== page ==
In 2022, Biolay released the score for director Andre Bonzel's Et j'aime à la fureur (Flickering Ghosts of Loves Gone By), wherein, after inheriting a relative's collection of home movies, the director recounted his life and loves while investigating family secrets hidden among the images. He also released Saint-Clair, another exercise in rocking chanson that spent 18 weeks at number one in France, landed at seven in Switzerland, and charted across Europe. The deluxe edition carried a bonus disc with three more originals, a cover of Daniel Lanois' "Jolie Louise" and live versions of "Jingle Bells and George Michael's "Last Christmas." The following year, Biolay released À l'Auditorium, his first live album, backed by the Danish Symphony Orchestra and conducted by Dirk Brossé. Among its 16 tracks were striking covers of Ervin Drake's Frank Sinatra vehicle "It Was a Very Good Year" and Cole Porter's "It's De-Lovely" (as "C'est Magnifique").

Live at Lyon Auditorium:
https://www.youtube.com/watch?v=nTEHfg1EmQg

À l'origine on était pas des sauvages
À l'origine on habitait pas la cage
Au premier signe on libérait les otages
À l'origine on faisait pas l'étalage
De nos racines on n'avait pas d'héritage
À dix centimes, on n'était pas si volages
Dieu
Dieu
Dieu que c'est loin

À l'origine on n'était pas des esclaves
À l'origine on quittait pas son enclave
D'origine la vie n'était qu'une seule phrase Sybilline on mettait pas les plein gaz
Les mandarines avaient un gout de betterave Citadines on attendait dans la cave
Mieux
Mieux
Mieux que bien

À l'origine on n'avait pas des prothèses
À l'origine on disait moins de fadaises
À l'origine on avait moins de facettes
De temps d'usine
Et pas besoin de prophètes
À l'origine les poules étaient des nuggets
Et pas d'usine
Et les poupées des puppets,
Dieu
Dieu
Dieu que c'est loin

À l'origine on avait pas des pétards

De carabines
Mais les cheveux en pétards
Dans le dressing
On cachait pas des cadavre
À l'origine on n'était pas si macabres
À l'origine il n'y avait pas les images
Les speakerines faisaient encore des massages
Mieux
Mieux
C'est mieux que rien

Je ne sais pas si nous étions les pires
Et si déjà nous rêvions d'en finir
À l'origine tout n'était qu'un mystère
Pas de fadas
D'intifada naguère

À l'origine on passait pas les messages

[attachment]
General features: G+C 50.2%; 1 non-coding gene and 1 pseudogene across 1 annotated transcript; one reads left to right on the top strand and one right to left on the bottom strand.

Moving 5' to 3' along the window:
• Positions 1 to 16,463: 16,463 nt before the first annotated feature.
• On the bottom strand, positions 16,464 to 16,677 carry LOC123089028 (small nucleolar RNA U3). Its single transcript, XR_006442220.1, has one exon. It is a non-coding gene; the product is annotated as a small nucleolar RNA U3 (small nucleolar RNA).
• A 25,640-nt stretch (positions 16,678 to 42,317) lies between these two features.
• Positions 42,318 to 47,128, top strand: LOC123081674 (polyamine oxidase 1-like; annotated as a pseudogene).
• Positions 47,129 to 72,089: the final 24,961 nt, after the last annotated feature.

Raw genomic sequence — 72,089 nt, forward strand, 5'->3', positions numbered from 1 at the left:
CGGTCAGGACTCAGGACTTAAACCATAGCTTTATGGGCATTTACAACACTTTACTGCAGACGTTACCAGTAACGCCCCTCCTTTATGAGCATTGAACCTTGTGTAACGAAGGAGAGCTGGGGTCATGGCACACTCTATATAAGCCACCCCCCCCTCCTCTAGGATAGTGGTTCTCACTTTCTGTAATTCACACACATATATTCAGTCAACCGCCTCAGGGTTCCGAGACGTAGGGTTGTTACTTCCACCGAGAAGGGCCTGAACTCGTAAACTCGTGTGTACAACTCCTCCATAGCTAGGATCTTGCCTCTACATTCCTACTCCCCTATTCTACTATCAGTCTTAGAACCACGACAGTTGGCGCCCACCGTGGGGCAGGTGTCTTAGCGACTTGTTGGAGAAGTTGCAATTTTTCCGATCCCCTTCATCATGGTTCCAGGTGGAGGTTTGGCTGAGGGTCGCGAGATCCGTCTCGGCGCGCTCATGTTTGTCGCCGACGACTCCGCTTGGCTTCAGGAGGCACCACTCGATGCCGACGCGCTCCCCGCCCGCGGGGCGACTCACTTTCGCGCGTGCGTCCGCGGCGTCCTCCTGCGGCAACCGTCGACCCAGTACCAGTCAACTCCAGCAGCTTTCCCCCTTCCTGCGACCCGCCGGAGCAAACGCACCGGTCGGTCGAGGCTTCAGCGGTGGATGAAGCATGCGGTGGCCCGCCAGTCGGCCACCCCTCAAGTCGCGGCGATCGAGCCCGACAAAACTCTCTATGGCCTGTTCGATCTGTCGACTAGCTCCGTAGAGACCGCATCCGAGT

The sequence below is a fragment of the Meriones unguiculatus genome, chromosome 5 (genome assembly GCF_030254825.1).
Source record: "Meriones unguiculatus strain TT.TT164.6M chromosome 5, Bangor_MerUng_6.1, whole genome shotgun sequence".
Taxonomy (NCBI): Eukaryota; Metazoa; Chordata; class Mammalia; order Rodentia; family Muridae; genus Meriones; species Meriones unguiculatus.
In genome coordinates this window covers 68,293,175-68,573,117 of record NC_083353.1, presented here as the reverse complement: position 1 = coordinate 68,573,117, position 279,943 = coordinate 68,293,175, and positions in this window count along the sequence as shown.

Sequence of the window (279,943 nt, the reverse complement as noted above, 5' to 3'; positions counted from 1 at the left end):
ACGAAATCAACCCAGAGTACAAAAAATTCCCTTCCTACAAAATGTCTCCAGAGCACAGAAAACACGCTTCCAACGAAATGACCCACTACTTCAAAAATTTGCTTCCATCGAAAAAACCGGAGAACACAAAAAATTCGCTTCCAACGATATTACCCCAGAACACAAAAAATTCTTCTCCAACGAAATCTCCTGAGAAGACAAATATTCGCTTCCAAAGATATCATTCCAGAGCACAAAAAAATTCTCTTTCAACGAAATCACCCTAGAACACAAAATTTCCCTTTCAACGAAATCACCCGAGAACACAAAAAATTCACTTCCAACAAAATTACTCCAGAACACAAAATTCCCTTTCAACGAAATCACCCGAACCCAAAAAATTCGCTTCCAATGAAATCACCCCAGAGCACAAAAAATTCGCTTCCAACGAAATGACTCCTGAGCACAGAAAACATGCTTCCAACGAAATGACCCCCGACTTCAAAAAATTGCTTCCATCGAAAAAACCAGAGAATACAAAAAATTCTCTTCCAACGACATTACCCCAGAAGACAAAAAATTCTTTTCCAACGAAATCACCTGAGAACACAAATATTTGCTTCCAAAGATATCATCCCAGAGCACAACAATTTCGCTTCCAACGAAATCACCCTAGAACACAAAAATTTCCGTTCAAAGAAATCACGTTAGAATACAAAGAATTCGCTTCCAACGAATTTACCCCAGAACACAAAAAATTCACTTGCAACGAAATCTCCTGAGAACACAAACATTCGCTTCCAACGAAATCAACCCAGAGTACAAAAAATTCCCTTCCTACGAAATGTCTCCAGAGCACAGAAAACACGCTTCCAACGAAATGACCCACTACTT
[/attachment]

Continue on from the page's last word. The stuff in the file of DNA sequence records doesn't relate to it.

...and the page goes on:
À sa voisine on faisait pas de chantage
À la cantine il n'y avait pas de potage
De carabine, de messagers de passage,
À Colombine il va y avoir un carnage
En haut des cimes
Il n'y avait que les nuages
Dieu
Dieu
Dieu que c'est loin...

À l'origine on n'était pas des occases
À l'origine on faisait pas dans l'oukase
À l'origine on faisait dans le détail
À l'origine on n'était pas du bétail
À l'origine on faisait pas des entailles
Longilignes on n'ouvrait pas les entrailles,
Lieu
Lieu
Lieu commun

À l'origine on n'était pas des minables
À l'origine on piratait pas le câble
À l'origine il y avait moins de vocables
Entre les lignes on n'était beaucoup moins stables
À l'origine il n'y avait pas de Mossad
On s'y résigne on n'était pas si maussade
Dieu
Dieu
Dieu que c'est loin

À l'origine on avait peur de l'anthrax
De la famine de la famille de Karl Marx
À l'origine on n'avait pas des Rolex
Ou des Longines on avait des solex
À l'origine tout n'était pas si complexe
À l'origine tout n'était qu'un prétexte
Crois moi trois fois rien
Je ne sais pas
Si nous étions les mêmes
Les mêmes en pires
Comment ça va finir
À l'origine
Il n'y avait qu'un soupir
Et pas d'éclair sur ta poupée de cire

In the beginning we weren't savages
In the beginning we didn't live behind bars
At the first sign the hostages were freed
In the beginning we didn't show off
In the beginning we didn't have our legacies
With ten cents we weren't so fickle
God
God
God it's far

In the beginning we weren't slaves
In the beginning we never left our enclaves
From the beginning life was just a single obscure phrase we didn't step right on the gas
Mandarines tasted like beetroot
City-dwellers, we waited in the cave
Better
Better
Better than okay

In the beginning, we didn't have artificial limbs
In the beginning we had less idle chatter
In the beginning we had less facets
Less factory time
And no need for prophets
In the beginning chicks were nuggets
And no factory
And the puppets' dolls,
God
God
God it's far

In the beginning we didn't have the bangs

From rifles
But bangs of bed hair
In the dressing room
We didn't hide the bodies
In the beginning we weren't so sinister
In the beginning we didn't have images
The newswomen still gave massages
Better
Better
It's better than nothing

I don't know if we were the worst
And if already we were dreaming of ending it all
In the beginning everything was just a mystery
No nutcases
From the past uprising

In the beginning we didn't pass messages
To our neighbours we didn't blackmail
In the canteen there wasn't any soup
Rifles, messengers in passing,
At Colombine there's going to be carnage
At the highest peaks
There were only clouds
God
God
God it's far

In the beginning we weren't bargains
In the beginning we didn't have ukases1
In the beginning, we didn't pay attention to details
In the beginning we weren't just cattle
In the beginning we didn't take chunks out of each other
Gangling we didn't open the gashes,
Place
Place
Commonplace

In the beginning we weren't wretched
In the beginning we didn't hack the line
In the beginning there were less words
Between the lines we were a lot less stable
In the beginning there was no Mossad
Let's admit it, we weren't so bad-tempered
God
God
God it's far

In the beginning we were scared of anthrax
From the hunger, from the family of Karl Marx
In the beginning there was no Rolex
No Longines, we had powered bikes
In the beginning things weren't so complicated
In the beginning everything was just a pretext
Believe me it's next to nothing
I don't know
If we were the same
Or even worse
How will it finish
In the beginning
There was just a sigh
And no light in your wax doll


Thanks to jaimepapier on LyrcisTranslate.

France - One song per day. - Page 51 (2024)